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Gastroenterology Research and Practice
Volume 2012, Article ID 683213, 7 pages
Review Article

Review of Minimally Invasive Esophagectomy and Current Controversies

Department of Surgery, College of Medicine, University of Florida, P.O. Box 100109, Gainesville, FL 32610-0109, USA

Received 19 March 2012; Revised 1 June 2012; Accepted 8 June 2012

Academic Editor: Yong Song Guan

Copyright © 2012 T. Kim et al. This is an open access article distributed under the Creative Commons Attribution License, which permits unrestricted use, distribution, and reproduction in any medium, provided the original work is properly cited.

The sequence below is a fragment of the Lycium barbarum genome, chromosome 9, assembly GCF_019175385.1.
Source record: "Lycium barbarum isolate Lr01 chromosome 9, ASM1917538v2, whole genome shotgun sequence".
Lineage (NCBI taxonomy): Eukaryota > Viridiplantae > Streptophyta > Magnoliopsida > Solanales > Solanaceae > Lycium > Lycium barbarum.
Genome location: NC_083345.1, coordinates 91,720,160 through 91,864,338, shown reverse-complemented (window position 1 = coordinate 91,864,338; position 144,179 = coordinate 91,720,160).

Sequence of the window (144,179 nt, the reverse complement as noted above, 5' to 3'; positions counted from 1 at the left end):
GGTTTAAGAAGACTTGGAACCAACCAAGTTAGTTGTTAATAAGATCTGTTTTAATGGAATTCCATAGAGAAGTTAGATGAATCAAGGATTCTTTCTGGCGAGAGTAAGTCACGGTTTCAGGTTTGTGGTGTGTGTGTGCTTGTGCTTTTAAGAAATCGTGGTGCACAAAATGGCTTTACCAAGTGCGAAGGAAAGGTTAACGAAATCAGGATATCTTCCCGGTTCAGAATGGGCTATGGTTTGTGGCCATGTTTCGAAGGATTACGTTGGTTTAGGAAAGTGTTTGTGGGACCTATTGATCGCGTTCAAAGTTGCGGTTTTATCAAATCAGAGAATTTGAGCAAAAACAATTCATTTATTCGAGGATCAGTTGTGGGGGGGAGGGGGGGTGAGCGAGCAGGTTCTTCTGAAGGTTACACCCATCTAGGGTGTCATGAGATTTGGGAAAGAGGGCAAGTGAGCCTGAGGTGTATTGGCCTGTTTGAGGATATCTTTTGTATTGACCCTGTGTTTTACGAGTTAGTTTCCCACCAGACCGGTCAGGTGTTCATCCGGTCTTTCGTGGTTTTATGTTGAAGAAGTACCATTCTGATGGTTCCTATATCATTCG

Esophagectomy is a complex operation with significant morbidity and mortality. Minimally invasive esophagectomy (MIE) was described in the 1990s in an effort to reduce operative morbidity. Since then many institutions have adopted and described their series with this technique. This paper reviews the literature on the variety of MIE techniques, clinical and quality of life outcomes with open versus MIE, and controversies surrounding MIE—such as prone positioning, stapling techniques, size of the gastric conduit, and robotic techniques.